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Bush Surprises Senate Aides With Unexpected Interruption of White House Meeting

President Bush shocked Capitol Hill staffers and Republican leaders Monday when he crashed a meeting at the White House to deliver a blunt message that he wasn't backing down on Iraq and Republicans need to understand that.

"It was stunning," said one GOP aide who attended the meeting. "We couldn't believe he came in."

"We kept looking at each other, amazed he came in," said another Republican aide.

Bush was described as folksy, adamant and mildly profane as he interrupted the meeting between senior White House communications staffers Tony Snow and Ed Gillespie and GOP leaders. His message: the policy on Iraq isn't changing. He is not backing down and no one on Capitol Hill should be confused into thinking he is letting up.

The interruption precedes what is expected to be an all-nighter in the Senate on Tuesday, ordered by Senate Majority Leader Harry Reid as a way to protest GOP blocking tactics on moves to compel U.S. troop withdrawals from Iraq.

Speaking on the Senate floor, Reid said Iraq is the most important issue facing the United States and attempts to block legislation calling for troops to be withdrawn from Iraq will be met with a hardball response.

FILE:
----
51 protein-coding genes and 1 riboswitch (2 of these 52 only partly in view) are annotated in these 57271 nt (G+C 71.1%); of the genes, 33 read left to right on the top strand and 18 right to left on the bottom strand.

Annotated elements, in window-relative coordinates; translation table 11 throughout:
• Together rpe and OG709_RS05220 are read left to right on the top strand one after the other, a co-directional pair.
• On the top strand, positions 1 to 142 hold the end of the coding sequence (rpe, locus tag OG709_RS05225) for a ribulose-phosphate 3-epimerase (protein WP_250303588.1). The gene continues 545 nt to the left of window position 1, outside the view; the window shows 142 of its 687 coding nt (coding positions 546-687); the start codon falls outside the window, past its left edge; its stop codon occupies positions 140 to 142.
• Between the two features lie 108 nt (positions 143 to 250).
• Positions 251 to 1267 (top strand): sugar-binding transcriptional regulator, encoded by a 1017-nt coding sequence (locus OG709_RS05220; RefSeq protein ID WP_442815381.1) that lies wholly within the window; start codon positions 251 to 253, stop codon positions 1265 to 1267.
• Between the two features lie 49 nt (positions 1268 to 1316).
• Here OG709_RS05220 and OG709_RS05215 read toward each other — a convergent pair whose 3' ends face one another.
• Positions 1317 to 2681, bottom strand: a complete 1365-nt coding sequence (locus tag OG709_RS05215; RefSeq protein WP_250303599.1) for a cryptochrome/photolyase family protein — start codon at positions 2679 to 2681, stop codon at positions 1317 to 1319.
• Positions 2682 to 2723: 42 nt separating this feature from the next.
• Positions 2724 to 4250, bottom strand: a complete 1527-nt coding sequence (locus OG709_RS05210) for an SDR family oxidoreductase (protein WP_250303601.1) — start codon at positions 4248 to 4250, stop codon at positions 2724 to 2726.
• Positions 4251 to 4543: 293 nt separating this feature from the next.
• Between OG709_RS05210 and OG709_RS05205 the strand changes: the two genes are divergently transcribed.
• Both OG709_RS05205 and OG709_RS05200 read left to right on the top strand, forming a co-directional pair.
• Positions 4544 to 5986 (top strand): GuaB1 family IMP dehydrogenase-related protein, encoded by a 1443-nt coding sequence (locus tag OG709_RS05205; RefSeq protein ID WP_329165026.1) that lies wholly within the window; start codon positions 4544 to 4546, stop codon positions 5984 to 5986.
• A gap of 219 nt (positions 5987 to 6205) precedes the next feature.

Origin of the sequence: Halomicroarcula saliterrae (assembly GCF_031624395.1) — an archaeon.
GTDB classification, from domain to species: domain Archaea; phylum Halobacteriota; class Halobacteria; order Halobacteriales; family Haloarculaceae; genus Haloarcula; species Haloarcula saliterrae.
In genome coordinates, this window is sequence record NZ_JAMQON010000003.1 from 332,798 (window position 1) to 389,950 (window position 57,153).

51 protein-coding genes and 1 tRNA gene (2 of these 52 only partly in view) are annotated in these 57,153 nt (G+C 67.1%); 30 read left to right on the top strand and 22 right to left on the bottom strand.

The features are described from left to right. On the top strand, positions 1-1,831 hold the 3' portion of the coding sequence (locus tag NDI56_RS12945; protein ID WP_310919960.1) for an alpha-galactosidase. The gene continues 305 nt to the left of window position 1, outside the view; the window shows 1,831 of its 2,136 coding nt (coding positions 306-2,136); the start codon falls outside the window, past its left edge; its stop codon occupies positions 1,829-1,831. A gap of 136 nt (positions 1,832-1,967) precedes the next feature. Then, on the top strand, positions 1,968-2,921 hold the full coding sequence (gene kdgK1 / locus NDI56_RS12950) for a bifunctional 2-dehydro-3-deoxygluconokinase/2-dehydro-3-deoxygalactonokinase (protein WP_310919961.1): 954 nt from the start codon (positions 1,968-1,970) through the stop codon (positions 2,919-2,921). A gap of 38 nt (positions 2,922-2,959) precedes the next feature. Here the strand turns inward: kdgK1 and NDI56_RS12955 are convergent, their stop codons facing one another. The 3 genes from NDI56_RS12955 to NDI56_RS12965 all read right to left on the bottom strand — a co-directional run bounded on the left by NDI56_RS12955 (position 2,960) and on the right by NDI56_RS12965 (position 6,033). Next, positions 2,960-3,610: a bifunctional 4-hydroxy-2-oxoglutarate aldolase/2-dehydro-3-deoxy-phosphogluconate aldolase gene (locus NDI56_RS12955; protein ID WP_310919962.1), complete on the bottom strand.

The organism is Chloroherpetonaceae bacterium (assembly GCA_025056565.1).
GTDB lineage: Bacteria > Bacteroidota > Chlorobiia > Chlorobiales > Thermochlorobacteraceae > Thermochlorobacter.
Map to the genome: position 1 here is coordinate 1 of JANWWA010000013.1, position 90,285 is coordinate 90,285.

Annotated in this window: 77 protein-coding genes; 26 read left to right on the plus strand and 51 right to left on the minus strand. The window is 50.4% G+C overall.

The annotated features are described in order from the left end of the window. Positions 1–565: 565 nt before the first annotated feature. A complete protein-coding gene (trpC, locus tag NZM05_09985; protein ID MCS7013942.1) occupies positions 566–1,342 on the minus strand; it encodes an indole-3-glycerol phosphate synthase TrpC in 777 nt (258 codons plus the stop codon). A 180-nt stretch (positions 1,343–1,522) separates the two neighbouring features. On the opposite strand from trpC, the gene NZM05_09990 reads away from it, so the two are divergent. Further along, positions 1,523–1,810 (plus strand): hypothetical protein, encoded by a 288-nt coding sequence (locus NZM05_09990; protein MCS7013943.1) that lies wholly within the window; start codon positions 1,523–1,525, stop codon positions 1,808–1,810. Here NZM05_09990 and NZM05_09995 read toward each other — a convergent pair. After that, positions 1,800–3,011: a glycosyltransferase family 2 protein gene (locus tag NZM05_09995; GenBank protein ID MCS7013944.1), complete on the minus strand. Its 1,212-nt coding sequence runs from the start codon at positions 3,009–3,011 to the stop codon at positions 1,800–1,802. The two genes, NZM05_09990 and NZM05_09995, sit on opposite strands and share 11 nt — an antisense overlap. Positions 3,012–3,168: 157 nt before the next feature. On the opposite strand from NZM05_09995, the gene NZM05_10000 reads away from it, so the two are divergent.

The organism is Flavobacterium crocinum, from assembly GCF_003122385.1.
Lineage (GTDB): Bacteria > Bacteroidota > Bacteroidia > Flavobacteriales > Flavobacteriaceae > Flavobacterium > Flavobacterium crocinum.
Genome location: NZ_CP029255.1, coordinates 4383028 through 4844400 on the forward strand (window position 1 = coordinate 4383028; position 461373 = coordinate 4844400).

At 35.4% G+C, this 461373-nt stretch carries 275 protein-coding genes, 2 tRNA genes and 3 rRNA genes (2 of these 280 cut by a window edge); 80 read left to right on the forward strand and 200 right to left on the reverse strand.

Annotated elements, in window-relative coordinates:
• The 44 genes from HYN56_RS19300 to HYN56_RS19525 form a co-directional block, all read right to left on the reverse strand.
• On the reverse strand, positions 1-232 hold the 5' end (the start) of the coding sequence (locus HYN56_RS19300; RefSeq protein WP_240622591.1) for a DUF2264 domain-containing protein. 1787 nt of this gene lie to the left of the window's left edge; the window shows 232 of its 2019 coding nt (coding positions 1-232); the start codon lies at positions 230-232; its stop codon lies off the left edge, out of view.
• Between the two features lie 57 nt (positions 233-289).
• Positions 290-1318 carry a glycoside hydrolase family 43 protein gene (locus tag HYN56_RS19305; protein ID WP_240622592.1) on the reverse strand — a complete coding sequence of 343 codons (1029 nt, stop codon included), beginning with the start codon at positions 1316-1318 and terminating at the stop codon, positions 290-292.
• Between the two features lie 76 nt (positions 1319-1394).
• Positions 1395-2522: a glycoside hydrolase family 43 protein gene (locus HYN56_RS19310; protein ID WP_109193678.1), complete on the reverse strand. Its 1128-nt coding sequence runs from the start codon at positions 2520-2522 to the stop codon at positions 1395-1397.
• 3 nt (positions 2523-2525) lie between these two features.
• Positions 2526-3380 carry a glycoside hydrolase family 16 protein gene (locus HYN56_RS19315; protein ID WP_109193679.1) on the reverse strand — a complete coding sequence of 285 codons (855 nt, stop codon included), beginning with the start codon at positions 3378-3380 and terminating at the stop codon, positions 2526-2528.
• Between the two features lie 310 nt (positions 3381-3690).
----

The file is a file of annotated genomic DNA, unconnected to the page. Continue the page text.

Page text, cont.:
"We're going to work on this amendment until we get an up or down vote on it," he said.

Senate Republican leaders, alerted to Reid's plans on Monday, said they have the votes to keep the president's surge policy in place, at least for now, and called Reid's up-all-night gambit a stunt that wouldn't change any minds.

Senior Democratic leadership aides acknowledged that Reid's all-nighter — complete with roll-away beds — is meant to draw public attention to GOP demands that any changes to Iraq policy carry a 60-vote majority.

"Is this a publicity stunt? Yes," a senior Democratic aide told FOX News. "This is the only way we know to highlight their complete ignorance of the will of the people!"

Republicans said they've applied that standard for months on Iraq policy changes and aren't about to change now, especially when recent GOP defections have given Democrats bipartisan majorities on troop drawdowns and other policy changes.

Reid will seek a test vote Wednesday on an amendment by Sens. Carl Levin of Michigan and Jack Reed of Rhode Island to begin troop withdrawals late this year and have most combat forces out of Iraq by spring 2008.

Republicans predict that amendment will fall well short of the 60 votes required and probably attract no more than 55 votes, possibly fewer. Other non-binding policy changes are expected as well, but nothing is expected to garner the required 60 votes.

"The much-discussed Republican revolt has yet to materialize," a senior GOP aide said.